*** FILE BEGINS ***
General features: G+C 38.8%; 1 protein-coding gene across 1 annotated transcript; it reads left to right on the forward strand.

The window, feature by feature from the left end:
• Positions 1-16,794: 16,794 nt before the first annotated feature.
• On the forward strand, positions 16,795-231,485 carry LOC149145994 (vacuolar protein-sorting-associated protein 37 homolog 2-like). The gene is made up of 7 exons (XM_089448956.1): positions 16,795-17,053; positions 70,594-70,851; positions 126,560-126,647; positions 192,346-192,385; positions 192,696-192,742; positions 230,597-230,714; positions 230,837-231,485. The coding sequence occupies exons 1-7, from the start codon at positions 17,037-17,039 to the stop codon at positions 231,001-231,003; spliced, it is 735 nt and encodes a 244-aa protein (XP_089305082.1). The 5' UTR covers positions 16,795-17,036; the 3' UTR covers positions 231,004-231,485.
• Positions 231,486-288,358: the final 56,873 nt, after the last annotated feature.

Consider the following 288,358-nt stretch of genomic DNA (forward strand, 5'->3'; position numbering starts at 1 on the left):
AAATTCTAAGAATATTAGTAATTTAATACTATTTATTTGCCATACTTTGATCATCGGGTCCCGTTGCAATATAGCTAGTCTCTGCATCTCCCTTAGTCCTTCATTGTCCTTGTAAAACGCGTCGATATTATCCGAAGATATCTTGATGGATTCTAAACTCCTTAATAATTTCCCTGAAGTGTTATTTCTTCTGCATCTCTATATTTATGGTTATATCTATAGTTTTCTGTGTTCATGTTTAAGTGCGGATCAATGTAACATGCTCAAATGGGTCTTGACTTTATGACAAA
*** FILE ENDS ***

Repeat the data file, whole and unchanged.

General features: G+C 38.8%; 1 protein-coding gene across 1 annotated transcript; it reads left to right on the forward strand.

The window, feature by feature from the left end:
• Positions 1-16,794: 16,794 nt before the first annotated feature.
• On the forward strand, positions 16,795-231,485 carry LOC149145994 (vacuolar protein-sorting-associated protein 37 homolog 2-like). The gene is made up of 7 exons (XM_089448956.1): positions 16,795-17,053; positions 70,594-70,851; positions 126,560-126,647; positions 192,346-192,385; positions 192,696-192,742; positions 230,597-230,714; positions 230,837-231,485. The coding sequence occupies exons 1-7, from the start codon at positions 17,037-17,039 to the stop codon at positions 231,001-231,003; spliced, it is 735 nt and encodes a 244-aa protein (XP_089305082.1). The 5' UTR covers positions 16,795-17,036; the 3' UTR covers positions 231,004-231,485.
• Positions 231,486-288,358: the final 56,873 nt, after the last annotated feature.

Consider the following 288,358-nt stretch of genomic DNA (forward strand, 5'->3'; position numbering starts at 1 on the left):
AAATTCTAAGAATATTAGTAATTTAATACTATTTATTTGCCATACTTTGATCATCGGGTCCCGTTGCAATATAGCTAGTCTCTGCATCTCCCTTAGTCCTTCATTGTCCTTGTAAAACGCGTCGATATTATCCGAAGATATCTTGATGGATTCTAAACTCCTTAATAATTTCCCTGAAGTGTTATTTCTTCTGCATCTCTATATTTATGGTTATATCTATAGTTTTCTGTGTTCATGTTTAAGTGCGGATCAATGTAACATGCTCAAATGGGTCTTGACTTTATGACAAA